Monday, January 24, 2011

Every Day Is Earth Day

While technically "garden week" ended this week, we've only read a few of the many books I wanted to read with Soren this week. And truly, inspired by this library's post of books on plants, "Every Day is Earth Day." I'm certain we will be reading more books on the wonder of living, growing, green things. However, these are our top picks.  All the books I post here are "Soren tested", meaning my two-year-old asked to read each at least twice.


"My Garden" by Kevin Henkes
This one is easily my top pick. The story is rich with imagination, it's charming, beautifully illustrated, and I honestly wish I didn't have to give it back to the library. The little girl in the book imagines the perfect garden where the flowers never die, the rabbits don't eat the plants because they're made of chocolate, and jelly bean trees grow. I'm enchanted.


"The Secret" by Lindsey Barrett George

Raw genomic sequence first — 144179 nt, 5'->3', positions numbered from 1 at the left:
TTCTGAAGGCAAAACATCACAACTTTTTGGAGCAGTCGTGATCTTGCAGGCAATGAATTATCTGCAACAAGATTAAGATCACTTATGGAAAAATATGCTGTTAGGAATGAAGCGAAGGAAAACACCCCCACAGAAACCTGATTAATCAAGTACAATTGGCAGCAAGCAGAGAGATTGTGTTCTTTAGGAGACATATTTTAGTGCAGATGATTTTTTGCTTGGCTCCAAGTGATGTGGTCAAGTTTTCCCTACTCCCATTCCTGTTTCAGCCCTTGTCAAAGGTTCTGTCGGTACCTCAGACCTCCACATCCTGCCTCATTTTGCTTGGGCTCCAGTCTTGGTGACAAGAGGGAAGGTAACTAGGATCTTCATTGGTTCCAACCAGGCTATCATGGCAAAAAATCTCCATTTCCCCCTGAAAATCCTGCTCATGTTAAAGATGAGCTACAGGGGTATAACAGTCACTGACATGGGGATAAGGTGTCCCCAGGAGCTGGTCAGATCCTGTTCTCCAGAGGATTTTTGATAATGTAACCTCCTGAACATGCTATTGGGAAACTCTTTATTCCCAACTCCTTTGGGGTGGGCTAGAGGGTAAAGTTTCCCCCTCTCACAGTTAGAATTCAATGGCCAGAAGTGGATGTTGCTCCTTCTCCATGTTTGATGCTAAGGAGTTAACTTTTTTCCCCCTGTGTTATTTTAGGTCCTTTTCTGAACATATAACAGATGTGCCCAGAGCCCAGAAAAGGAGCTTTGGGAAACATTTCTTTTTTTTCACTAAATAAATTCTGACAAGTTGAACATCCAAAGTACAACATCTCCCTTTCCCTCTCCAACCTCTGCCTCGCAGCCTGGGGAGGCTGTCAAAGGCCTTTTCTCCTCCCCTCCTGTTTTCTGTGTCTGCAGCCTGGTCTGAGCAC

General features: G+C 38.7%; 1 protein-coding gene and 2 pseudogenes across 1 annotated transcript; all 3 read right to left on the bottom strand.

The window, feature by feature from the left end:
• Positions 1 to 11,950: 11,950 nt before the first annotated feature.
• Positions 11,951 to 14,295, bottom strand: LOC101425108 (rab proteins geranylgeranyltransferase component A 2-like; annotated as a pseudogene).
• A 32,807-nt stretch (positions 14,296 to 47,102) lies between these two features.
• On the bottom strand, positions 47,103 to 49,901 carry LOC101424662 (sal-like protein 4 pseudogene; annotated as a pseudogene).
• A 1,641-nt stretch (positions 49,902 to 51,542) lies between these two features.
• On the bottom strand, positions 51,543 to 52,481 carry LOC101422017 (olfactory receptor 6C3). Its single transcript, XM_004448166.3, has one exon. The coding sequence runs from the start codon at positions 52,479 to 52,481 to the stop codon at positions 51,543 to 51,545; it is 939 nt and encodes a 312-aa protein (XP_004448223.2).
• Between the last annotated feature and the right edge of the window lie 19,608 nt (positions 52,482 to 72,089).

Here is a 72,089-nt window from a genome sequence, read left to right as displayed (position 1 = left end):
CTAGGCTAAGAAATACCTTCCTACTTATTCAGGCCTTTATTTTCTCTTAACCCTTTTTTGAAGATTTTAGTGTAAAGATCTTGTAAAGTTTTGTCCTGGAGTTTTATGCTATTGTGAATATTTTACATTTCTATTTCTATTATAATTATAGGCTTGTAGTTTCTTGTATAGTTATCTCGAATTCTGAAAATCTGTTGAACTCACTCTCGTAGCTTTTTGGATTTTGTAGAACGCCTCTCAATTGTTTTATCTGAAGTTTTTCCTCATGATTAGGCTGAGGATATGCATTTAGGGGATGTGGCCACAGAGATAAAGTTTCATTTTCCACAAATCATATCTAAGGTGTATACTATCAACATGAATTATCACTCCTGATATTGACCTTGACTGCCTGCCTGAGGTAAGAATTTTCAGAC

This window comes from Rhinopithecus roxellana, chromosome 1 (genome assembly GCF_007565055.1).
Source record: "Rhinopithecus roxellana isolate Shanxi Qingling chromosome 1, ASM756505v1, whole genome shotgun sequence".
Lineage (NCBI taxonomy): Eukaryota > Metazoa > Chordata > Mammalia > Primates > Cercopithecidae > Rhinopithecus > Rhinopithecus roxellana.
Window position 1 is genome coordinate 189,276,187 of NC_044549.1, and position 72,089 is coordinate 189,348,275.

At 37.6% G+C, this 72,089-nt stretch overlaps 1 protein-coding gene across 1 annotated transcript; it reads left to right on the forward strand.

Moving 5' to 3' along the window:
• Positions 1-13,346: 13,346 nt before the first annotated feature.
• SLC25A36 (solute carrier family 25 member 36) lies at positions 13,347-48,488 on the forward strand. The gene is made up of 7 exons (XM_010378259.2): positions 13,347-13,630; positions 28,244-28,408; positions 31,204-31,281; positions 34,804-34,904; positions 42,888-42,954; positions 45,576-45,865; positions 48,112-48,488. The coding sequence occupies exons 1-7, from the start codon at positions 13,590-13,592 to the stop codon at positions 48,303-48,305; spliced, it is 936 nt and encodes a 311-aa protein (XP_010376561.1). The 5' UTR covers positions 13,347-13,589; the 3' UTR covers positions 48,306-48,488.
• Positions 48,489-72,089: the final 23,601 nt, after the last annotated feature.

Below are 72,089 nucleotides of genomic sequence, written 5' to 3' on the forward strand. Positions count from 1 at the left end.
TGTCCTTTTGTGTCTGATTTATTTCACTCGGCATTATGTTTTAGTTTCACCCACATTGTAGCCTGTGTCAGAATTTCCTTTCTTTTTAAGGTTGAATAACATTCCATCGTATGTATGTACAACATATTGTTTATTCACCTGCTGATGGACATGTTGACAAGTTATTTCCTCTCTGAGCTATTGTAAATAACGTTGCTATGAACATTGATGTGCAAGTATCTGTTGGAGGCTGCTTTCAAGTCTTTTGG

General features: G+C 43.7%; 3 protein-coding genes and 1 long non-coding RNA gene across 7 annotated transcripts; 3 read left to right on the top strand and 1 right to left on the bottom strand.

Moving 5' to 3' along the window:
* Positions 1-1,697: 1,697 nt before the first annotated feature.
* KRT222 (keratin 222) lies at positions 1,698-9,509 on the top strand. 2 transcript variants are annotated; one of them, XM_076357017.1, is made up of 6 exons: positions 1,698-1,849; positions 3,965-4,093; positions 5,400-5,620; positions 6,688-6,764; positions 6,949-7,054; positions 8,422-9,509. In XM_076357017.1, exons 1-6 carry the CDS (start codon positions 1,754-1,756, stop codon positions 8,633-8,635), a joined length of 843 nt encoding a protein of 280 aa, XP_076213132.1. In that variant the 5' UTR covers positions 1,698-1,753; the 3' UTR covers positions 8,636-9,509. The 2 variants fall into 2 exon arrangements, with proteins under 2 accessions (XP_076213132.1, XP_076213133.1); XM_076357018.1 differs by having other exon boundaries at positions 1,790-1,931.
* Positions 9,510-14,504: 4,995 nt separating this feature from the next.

This was Soren's top pick for the week. We read it over and over, often without another book in the middle. It's visually pleasing for a little person, following the dotted line tracks of garden creatures, sharing a precious secret with each other. The collage-style illustrations are delightful, full of flowers and crawly things.


"A Seed is Sleepy" by Dianna Hutts Aston and Sylvia Long
I really wasn't sure about taking this non-fiction home. It didn't seem age appropriate, but the vibrant illustrations were too much for me to resist. As it turns out, it's not age appropriate, but Soren enjoyed it anyways. He calls it "Seeds do" because it shows, beautifully, exactly what seeds do and how many kinds of seeds there are. I plan to get it again in the future when Soren's language and science skills catch up with him a little.

"Green and Growing, A Book about Plants" by Susan Blackaby
This book thinks to answer questions I never thought to ask like "Do plants have feelings?" It is a fun, quick read, showing the life cycle of a seed and how tiny seeds can make huge trees and tasty fruit.


"Planting a Rainbow" by Lois Ehlert
I'm so glad we own this book. Its beautiful illustrations show the names of elegant flowers like Tiger Lilies and group them according to colors. For someone with beginning language skills like my little guy, it's a great conversational read. We go through it slowly, talking about the colors and patterns. We also love that it's "lap-sized" with big, wide, board pages.


"The Life Cycle of an Apple" by Angela Royston